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LICAROS vs.

GATMAITAN [2001]
7:01 AM conventional subrogation, evidence, Licaros v. Gatmaitan, MOA No comments

doctrine

The various stipulations of a contract shall be interpreted together, attributing to the doubtful ones that sense which
may result from all of them taken jointly." Under our Rules of Court, it is mandated that "(I)n the construction of an
instrument where there are several provisions or particulars, such a construction is, if possible, to be adopted as will
give effect to all." Contracts should be so construed as to harmonize and give effect to the different provisions
thereof.

contested provision

"WHEREAS, the parties herein have come to an agreement on the nature, form and extent of their mutual prestations
which hey now record herein with the express conformity of the third parties concerned"

facts

 The Anglo-Asean Bank is a bank somewhere in Cat Heaven which receive fund placements from different parts of
the world and invest such deposits in money market placements in HK, Europe and the United States.
 Licaros decided to make a fund placement (USD 150K) with said bank sometime in the 1980's. Licaros encountered
tremendous difficulties in retrieving the investments he had put in.
 Licaros then decide to seek the counsel of Antonio P. Gatmaitan (banker). Gatmaitan voluntarily offered to assume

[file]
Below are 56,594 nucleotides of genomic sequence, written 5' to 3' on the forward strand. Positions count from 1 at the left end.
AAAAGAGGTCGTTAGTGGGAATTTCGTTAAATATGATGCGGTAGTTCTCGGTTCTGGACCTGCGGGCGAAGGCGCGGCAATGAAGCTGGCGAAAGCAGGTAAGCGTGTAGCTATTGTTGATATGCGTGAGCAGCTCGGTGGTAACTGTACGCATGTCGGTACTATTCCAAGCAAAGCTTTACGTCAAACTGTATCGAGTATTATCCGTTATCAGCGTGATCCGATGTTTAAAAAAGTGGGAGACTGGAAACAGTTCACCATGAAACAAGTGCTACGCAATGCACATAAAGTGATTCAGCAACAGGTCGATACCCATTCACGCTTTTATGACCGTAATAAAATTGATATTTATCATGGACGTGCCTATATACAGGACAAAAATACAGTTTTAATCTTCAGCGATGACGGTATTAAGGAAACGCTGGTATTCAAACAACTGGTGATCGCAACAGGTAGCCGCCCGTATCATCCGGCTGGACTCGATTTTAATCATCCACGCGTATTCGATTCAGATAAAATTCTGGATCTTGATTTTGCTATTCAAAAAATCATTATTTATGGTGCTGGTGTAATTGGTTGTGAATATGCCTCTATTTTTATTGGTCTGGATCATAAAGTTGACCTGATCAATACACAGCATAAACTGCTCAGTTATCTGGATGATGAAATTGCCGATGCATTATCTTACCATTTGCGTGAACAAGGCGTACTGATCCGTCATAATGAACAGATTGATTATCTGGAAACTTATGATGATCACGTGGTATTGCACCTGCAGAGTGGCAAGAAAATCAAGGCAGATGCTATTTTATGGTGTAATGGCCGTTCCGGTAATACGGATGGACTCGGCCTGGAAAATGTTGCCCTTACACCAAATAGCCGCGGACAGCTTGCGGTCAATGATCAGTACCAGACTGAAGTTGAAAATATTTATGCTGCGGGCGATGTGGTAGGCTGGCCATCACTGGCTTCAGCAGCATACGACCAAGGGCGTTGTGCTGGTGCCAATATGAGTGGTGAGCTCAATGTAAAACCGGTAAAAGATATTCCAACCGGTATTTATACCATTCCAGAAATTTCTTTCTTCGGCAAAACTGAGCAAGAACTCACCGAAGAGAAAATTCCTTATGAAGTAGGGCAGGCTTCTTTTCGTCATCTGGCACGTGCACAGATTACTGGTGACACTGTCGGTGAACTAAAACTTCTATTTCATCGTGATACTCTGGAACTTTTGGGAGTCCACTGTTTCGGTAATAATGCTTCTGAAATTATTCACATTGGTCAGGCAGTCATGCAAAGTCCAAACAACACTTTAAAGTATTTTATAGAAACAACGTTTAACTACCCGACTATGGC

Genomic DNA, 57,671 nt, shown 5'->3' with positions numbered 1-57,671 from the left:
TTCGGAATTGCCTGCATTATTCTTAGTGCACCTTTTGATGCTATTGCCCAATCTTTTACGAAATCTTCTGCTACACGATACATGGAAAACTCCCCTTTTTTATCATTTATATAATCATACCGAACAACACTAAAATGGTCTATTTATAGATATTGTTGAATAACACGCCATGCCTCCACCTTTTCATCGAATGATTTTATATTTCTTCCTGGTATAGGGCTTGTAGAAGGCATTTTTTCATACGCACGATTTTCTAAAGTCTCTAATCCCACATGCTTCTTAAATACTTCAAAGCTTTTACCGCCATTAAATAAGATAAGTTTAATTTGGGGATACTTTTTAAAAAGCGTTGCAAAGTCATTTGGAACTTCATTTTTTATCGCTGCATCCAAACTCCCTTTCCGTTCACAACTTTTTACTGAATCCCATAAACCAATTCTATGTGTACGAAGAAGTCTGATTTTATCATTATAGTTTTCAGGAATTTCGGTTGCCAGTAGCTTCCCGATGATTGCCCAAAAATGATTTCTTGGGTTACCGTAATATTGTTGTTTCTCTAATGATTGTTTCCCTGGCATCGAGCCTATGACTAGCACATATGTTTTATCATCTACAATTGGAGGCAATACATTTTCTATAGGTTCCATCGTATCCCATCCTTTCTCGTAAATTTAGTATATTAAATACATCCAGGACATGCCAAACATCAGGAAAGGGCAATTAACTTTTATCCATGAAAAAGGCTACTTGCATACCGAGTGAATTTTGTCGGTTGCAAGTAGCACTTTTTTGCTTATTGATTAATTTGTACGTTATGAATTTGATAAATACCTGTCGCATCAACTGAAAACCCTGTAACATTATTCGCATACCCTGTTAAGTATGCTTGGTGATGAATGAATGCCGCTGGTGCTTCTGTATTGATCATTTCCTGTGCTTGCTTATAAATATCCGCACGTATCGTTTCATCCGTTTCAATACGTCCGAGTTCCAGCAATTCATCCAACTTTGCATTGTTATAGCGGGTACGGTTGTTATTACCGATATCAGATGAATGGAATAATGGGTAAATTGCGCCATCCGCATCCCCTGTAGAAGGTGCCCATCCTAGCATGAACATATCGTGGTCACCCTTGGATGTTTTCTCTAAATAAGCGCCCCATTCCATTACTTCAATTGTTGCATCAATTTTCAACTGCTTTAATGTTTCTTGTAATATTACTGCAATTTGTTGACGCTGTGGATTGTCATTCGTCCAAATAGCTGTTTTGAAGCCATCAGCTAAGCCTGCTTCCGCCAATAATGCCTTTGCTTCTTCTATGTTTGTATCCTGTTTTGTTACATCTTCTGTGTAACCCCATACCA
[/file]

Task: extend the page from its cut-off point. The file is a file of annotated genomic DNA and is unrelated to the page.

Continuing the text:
the payment of Anglo-Asean's indebtedness to Licaros subject to certain terms and conditions. The two executed a
notarized MOA. Gatmaitan presented to Anglo-Asean the MOA for the purpose of collecting. No formal response was
ever made by said bank.
 Gatmaitan did not bother anymore to make good his promise to pay Licaros the PN. Licaros felt that he had a right to
collect on the basis of the PN regardless of the outcome of Gatmaitan's recovery efforts.

lower courts

 RTC found Gatmaitan liable under the MOA and PN for P3,150K plus 12% interest pa. (assignment of credit.
 CA reversed and held that Gatmaitan did not at any point become obligated to pay to Licaros the amount stated in
the PN. (conventional subrogation)

petitioner arguments

1. MOA did not create a new obligation and, as such, the same cannot be a conventional subrogation;
2. the consent of Anglo-Asean Bank was not necessary for the validity of the MOA;
3. assuming that such consent was necessary, respondent failed to secure the same as was incumbent upon him;
4. respondent himself admitted that the transaction was one of assignment of credit.

issue: Whether the MOA is one of assignment of credit or one of conventional subrogation.

difference of assignment of credit and conventional subrogation


Assignment of Credit Conventional Subrogation

process of transferring the right of the transfer of all the rights of the creditor to
assignor to the assignee who would then a third person, who substitutes him in all
have the right to proceed against the debtor. his rights.

Debtor’s consent is not necessary Debtor’s consent is necessary

nullity of an old obligation may be cured by nullity of an obligation is not remedied by


subrogation, such that a new obligation will the assignment of the creditor's right to
be perfectly valid another.